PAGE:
There is an apparent gap between polled U.S. drivers who are open to taking part in usage-based insurance (UBI) and those who are provided the opportunity to do so, suggest survey results released today by LexisNexis Risk Solutions.
The fifth annual study – reflecting input from 4,000-plus U.S. auto insurance consumers who took part in two separate web-based surveys this March – explores consumer sentiment towards telematics-powered insurance.
Findings suggest customer segments and marketing channels hold strong potential for market expansion with regard to usage-based insurance.
Half of respondents report enrolling in pay-as-you-drive policies when offered, although few – just one in five – say they have been provided an opportunity by their insurer to purchase a UBI policy.
This reveals “a significant market-building opportunity for auto insurers,” argues LexisNexis, which provides information to help customers predict, assess and manage risk.
Perhaps as a result of the aforementioned disconnect, usage-based insurance enrollment has remained steady, but opportunity to growth is evident.
“New awareness-building and marketing approaches can lead to greater UBI adoption, giving carriers a better way to understand driver risk, price policies and speed the claims process,” David Lukens, director of telematics for LexisNexis Risk Solutions, says in the company statement.
“If they can capture and analyze vast amounts of driver data through telematics and analytics, they’ll be better able to differentiate and deliver improved service in a competitive market,” Lukens maintains.
The key may be identifying the motivation of different groups of customers.
“The study revealed untapped opportunities for insurance carriers to expand UBI into markets beyond tech-savvy, price-sensitive millennials and promote the benefits of UBI with the motivators that move their specific customers,” Lukens notes.
Enrollment remains strongest among consumers aged 21 to 25. That said, increased interest from consumers between the ages of 45 and 54 may offer carriers a new untapped market opportunity for usage-based insurance offerings.
Surveyed consumers in that age group witnessed a 6% increase in awareness of UBI programs over the past year, the largest hike of any age group.
Enhanced awareness may be “due to having younger drivers in their households, triggering interest in the safety and monitoring benefits of UBI, or they may just be getting more comfortable with UBI technology,” LexisNexis reports.
Overall, awareness of UBI has grown from 39% to 43% since 2015, the survey report points out. Specifically, 43% of respondents were aware of UBI programs, 18% were not aware and 39% did not know.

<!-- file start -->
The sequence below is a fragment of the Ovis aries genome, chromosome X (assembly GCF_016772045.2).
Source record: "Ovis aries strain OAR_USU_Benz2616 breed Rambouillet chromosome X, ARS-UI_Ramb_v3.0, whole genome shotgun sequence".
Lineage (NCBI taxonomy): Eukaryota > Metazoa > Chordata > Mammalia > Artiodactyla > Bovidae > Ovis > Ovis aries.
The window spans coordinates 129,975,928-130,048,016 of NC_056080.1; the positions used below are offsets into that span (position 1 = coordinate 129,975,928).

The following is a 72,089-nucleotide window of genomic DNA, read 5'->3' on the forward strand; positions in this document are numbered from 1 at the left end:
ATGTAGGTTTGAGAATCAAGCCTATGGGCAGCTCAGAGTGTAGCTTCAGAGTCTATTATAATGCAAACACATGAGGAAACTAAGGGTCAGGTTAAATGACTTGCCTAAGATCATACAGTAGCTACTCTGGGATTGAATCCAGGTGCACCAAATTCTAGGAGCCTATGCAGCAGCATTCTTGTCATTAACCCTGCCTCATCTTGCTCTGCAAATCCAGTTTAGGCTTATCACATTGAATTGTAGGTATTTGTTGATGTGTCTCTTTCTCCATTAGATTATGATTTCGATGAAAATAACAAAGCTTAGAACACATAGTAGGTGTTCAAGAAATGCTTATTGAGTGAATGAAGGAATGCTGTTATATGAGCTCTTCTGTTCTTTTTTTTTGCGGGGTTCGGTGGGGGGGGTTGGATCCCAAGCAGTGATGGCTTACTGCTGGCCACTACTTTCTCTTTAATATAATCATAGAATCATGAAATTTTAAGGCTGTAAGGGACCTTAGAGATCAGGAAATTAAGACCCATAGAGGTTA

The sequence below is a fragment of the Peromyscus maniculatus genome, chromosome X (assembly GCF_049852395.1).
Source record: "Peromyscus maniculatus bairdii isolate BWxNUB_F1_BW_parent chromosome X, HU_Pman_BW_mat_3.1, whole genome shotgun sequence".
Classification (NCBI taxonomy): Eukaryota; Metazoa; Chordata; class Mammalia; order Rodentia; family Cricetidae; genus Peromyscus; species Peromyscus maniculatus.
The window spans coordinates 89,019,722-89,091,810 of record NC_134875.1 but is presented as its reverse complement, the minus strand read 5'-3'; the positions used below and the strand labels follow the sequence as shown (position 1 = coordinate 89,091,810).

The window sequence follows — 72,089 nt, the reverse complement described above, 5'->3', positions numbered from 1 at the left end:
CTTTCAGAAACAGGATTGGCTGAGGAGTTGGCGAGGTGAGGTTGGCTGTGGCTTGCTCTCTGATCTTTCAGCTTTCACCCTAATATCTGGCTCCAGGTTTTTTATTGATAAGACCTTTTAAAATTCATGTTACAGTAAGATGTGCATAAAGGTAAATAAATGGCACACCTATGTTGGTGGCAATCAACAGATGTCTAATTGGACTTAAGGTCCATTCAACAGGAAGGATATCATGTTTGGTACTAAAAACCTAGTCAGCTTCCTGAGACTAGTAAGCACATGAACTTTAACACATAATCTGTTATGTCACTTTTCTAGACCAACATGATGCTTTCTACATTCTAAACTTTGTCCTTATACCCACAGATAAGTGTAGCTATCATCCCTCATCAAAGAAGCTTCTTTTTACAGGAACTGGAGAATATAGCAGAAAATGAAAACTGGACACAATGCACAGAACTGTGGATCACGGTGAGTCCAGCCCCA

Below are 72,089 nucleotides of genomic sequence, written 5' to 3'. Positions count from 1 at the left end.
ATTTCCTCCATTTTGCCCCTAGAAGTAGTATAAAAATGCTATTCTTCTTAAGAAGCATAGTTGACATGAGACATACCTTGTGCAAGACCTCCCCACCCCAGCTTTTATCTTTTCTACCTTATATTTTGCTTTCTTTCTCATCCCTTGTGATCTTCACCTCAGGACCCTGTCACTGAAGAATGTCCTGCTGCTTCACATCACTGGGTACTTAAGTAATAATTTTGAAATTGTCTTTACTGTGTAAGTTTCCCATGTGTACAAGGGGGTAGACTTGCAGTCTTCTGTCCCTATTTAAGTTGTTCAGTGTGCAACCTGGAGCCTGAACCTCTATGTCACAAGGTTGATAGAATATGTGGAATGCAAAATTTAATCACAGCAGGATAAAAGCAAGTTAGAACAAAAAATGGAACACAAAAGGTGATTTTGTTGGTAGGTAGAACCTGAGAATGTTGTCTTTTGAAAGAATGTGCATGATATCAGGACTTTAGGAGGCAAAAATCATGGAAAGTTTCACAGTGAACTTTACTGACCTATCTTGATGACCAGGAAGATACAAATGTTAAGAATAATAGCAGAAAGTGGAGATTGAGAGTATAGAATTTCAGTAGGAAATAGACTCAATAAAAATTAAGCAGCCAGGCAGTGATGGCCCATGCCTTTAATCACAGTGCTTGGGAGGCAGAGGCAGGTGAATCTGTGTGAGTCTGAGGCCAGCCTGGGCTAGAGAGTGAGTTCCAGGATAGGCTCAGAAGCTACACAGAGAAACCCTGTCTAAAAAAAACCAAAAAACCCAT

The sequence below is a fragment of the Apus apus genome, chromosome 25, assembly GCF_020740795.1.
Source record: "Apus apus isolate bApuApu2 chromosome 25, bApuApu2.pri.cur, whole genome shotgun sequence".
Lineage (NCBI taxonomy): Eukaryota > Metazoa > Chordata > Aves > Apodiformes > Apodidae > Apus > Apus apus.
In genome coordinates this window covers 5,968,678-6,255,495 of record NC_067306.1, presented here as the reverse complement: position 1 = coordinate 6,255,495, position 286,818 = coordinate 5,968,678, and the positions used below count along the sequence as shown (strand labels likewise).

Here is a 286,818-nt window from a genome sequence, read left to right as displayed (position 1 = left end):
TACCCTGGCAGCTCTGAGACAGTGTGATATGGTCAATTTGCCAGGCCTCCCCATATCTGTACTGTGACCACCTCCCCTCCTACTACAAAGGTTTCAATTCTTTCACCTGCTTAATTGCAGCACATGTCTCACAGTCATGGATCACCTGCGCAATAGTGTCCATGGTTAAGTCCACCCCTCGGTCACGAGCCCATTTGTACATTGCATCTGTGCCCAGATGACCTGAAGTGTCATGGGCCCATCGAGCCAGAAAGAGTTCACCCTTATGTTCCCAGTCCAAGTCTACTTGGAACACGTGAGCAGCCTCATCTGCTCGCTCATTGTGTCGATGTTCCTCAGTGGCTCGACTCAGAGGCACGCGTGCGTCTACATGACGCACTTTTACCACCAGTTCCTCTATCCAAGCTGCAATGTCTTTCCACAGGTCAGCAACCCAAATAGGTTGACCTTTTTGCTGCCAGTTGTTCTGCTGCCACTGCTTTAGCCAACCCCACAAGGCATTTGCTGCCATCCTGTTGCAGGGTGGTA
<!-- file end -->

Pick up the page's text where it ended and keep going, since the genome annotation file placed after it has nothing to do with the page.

The bolstered awareness follows an observed plateau in awareness from 2013 to 2015, the report states. Also on the rise, the 2016 survey shows that 6% of households have a driver enrolled in a usage-based insurance program, up from 5% in 2015.
Both the 2015 and 2016 survey results make clear that significant interest exists in incentives other than premium discounts.
Findings detailed in the report show that 63% of respondents “said they were tired of carriers claiming they could save them money and 53% said they expect carriers can only save them a minimal amount of money.”
This skepticism, it points out, may also result in decreased demand for other services when bundled with a premium discount.
“Exclusively marketing UBI as a way to save on premiums may be limiting expansion to audience that are not motivated by premium discounts,” the report cautions.
“To capitalize on untapped opportunities, carriers will likely need to adopt new marketing strategies and channels,” it adds.
Beyond discounting premiums, for example, other possible motivators that carriers should consider to attract more UBI customers include the following:
discounting deductibles or offering roadside assistance;
helping to determine fault in accidents – cited by 70% of those surveyed as something that could up their interest in UBI;
monitoring good driving behaviour – noted by 64%;
using the technology to provide immediate notification of an accident to expedite the claims process – reported by 68%; and
receiving alerts of poor driving behaviour – cited by 62%.
LexisNexis points out that 76% of respondents report having the same or higher interest in receiving free roadside assistance as a 10% discount. Also, 86% of those surveyed would be as or more interested in receiving a $200 discount on their deductible, rather than a 10% premiums discount.
Word of mouth, however, may play an important role in getting more respondents to enroll in UBI programs.
Survey results indicate 56% of respondents reported they would not enroll in usage-based insurance absent consumer reviews or feedback; 40% would not enroll unless someone they knew had participated first.
The last point “suggests that new marketing channels such as social media, word of mouth and customer testimonials may also be needed to increase UBI adoption,” LexisNexis suggests.
Premium discount incentives, the report states, “may not only be more attractive to a diverse base of consumers, but may also be more profitable and easier for carriers to implement.”
“UBI programs provide carriers with the opportunity to access a deeper and broader data set than is traditionally available to them,” the report notes.
“In addition to promoting UBI through direct channels, carriers need to equip agents and call centre representatives with specific, targeted messages that align their UBI programs’ benefits with their consumers’ needs and values,” it advises.
“The key is to tailor marketing messages to appeal to the customers that the carrier can best serve – and that includes equipping agents, brokers and call centre representatives with the training and tools required to support a UBI sales strategy,” the report adds.